The Hastings Diamond is a large Golconda diamond, weighing 101 carats. It was named after the British Governor general of India, Warren Hastings. It was given to King George III in 1785, the gift of Nizam Ali Khan, the ruler of Hyderabad.
Hastings was at the time on trial in London for what were rather charmingly called “Irregularities” when in power. He was eager to secure the good favour of the King; so, he agreed to act as courier of this magnificent diamond, and did nothing to refute the general idea that the diamond was his personal gift to the King, rather than the Nizam’s.
Although acquitted, (the charge sheet alone took two days to read!) the story of the gifting of the diamond became public, and it was construed in the press that Hastings had tried to buy a favourable verdict. One observer of the trial, a man called Horace Wimpole, commented that “Innocence does not pave his way with diamonds”, a verdict that resonated through the press. A multitude of caricatures followed, showing the King as “The Great Stone Eater”, and ridiculing the King for his greed.
The location of the Hastings Diamond is unknown, though some jewellery historians speculate that the round brilliant cut diamond in the Westminster Tiara is the Hastings Diamond. Given that the centre diamond is less than 30 carats, it seems unlikely to be the case.
The episode gave rise to a famous Ballad, ridiculing the King:
I’ll sing you a song of a diamond so fine,
That eon in the Crown of our Monarch will shine;
Of its size and its value the whole country rings,
By Hastings bestowed on the best of all kings.
From India this jewel was lately brought o’er,
Though sunk in the sea, it was found on the shore,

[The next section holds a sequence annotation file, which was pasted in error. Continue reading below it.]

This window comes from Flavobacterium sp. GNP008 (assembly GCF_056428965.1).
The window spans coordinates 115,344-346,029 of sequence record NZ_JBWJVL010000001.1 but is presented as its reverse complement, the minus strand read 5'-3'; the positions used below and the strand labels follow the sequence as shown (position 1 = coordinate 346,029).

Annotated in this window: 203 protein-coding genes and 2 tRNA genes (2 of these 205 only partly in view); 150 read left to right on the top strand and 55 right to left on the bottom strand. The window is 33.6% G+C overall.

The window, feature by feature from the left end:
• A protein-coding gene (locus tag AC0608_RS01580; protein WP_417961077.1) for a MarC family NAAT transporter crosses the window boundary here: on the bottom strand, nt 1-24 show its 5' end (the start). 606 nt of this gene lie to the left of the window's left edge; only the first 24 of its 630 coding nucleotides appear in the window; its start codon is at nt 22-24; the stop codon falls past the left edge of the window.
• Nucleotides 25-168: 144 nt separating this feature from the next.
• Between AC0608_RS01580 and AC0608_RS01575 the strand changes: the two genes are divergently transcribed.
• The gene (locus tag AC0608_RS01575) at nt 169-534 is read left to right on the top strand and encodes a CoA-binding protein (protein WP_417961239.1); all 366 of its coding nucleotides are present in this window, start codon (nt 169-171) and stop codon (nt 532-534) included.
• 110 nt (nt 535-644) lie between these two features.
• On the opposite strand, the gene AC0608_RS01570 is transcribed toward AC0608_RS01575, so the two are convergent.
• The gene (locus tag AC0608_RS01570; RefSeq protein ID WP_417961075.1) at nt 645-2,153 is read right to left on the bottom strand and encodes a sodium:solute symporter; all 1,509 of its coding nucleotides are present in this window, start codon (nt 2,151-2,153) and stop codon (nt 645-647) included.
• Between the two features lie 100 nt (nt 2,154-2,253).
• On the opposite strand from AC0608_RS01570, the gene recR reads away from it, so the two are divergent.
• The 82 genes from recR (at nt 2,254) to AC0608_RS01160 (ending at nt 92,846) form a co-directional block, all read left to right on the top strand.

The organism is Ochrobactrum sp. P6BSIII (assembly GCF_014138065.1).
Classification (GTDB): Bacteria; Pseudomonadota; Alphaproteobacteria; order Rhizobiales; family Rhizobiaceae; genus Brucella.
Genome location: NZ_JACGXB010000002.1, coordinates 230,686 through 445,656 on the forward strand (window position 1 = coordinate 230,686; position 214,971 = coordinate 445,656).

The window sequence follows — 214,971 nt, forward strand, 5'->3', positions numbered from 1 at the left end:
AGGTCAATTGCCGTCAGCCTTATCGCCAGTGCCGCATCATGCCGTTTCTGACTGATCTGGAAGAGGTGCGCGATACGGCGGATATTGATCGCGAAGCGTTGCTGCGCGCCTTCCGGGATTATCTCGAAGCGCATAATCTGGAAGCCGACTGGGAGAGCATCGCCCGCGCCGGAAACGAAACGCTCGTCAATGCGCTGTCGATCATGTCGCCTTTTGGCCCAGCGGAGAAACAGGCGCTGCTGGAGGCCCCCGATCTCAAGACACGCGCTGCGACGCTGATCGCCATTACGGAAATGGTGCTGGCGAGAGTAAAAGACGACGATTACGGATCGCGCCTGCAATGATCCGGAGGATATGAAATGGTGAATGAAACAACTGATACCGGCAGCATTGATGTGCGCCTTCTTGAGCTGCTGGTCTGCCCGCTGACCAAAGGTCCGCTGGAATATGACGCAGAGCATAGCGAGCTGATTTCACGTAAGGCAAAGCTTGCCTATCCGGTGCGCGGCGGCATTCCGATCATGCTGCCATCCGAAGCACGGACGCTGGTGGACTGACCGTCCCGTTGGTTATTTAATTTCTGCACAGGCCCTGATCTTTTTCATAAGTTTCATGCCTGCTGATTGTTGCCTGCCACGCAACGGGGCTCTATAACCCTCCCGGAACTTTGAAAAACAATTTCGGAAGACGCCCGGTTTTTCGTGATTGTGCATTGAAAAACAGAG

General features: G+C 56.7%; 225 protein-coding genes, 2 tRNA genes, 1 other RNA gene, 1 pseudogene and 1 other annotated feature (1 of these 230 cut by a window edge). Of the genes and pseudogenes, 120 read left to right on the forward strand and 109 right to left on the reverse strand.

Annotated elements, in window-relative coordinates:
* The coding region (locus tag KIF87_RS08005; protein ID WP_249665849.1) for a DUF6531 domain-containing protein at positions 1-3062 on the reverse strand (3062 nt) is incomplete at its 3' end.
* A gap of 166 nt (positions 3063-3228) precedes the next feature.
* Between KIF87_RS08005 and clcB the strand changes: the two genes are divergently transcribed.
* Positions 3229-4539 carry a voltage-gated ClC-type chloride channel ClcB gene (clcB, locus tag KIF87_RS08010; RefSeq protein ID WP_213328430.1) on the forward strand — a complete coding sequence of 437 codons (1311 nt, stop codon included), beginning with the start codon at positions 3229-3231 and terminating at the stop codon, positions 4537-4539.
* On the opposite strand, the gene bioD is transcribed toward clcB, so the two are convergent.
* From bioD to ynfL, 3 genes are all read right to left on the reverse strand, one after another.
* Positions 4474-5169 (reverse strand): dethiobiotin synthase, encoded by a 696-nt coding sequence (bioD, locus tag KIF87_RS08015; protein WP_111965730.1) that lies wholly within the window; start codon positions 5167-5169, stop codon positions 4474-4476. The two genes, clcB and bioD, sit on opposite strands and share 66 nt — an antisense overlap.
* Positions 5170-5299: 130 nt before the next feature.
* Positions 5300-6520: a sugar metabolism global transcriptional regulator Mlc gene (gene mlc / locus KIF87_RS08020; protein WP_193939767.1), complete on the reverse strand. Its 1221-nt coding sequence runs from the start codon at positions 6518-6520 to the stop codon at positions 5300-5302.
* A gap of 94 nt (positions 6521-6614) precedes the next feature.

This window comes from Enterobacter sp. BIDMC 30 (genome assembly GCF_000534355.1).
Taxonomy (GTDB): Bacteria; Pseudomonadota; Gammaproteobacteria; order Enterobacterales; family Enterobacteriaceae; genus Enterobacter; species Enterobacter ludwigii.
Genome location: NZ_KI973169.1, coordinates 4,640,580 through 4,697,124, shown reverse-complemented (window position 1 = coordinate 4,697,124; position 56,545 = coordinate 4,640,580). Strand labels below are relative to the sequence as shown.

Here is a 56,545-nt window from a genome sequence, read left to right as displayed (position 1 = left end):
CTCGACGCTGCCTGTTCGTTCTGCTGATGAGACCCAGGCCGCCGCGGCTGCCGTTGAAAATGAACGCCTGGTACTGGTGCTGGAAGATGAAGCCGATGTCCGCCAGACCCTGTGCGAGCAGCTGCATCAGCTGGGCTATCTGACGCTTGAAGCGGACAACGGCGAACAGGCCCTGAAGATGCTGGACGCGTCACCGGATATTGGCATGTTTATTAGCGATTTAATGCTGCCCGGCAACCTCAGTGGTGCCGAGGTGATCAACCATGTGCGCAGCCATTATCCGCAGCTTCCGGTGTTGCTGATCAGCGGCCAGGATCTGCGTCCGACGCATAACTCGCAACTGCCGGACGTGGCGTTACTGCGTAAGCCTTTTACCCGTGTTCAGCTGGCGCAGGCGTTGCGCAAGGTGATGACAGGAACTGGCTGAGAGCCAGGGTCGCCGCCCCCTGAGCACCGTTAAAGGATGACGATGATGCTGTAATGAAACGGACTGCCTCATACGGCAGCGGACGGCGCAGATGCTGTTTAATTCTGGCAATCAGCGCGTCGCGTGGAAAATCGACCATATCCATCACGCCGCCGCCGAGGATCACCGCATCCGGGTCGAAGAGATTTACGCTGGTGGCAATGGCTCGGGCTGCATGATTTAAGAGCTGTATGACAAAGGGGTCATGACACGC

And just in the nick to St. James’s it got,
Conveyed in a bag by the brave Major Scott,
Lord Sidney stepped forth when the tidings were known,
It’s his office to carry such news to the throne,
Though quite out of breath to the closet he ran,
And stammered with joy, ‘ere his tale he began.
Here’s a jewel, my liege, there’s none such in the land,
Major Scott with three bows, put it into my hand,
And he swore, when he gave it, the wise ones were bit,
For it never was shown to Dundas or to Pitt,
“For Dundas,” cried our Sovereign, “unpublished and rough,
Give him a Scotch pebble – ‘tis more than enough –
And jewels to Pitt, Hastings justly refuses,
For he has already more gifts than he uses.”
“But run, Jenky , run!” adds the king in delight,
“Bring the queen and the princesses here for a sight;
They never would pardon the negligence shown,
If we kept from their knowledge so glorious a stone.”
“But guard the door, Jenky! No credit we’ll win
If the prince, in a frolic, should chance to step in;
The boy to such secrets of State we’ll ne’er call,
Let him wait till he gets our crown, jewels and all!”
In the princesses run, and surprised, cry “O, la!
Tis as big as the egg of a pigeon, papa!”
“And a pigeon of plumage worth plucking is he,”
Replies our good monarch, “who sent it to me!”
Madam Schwellenberg peep’d thro’ the door at a chink,
And tipped on the diamond a sly German wink,
As much as to say, “Can we ever be cruel
To him who has sent us so glorious a jewel?”
Now God save the queen! While the people I teach,
How the king may grow rich, while the Commons impeach,
Then let nabobs go plunder and rob as they will,
And throw in their diamonds as grist to his mill.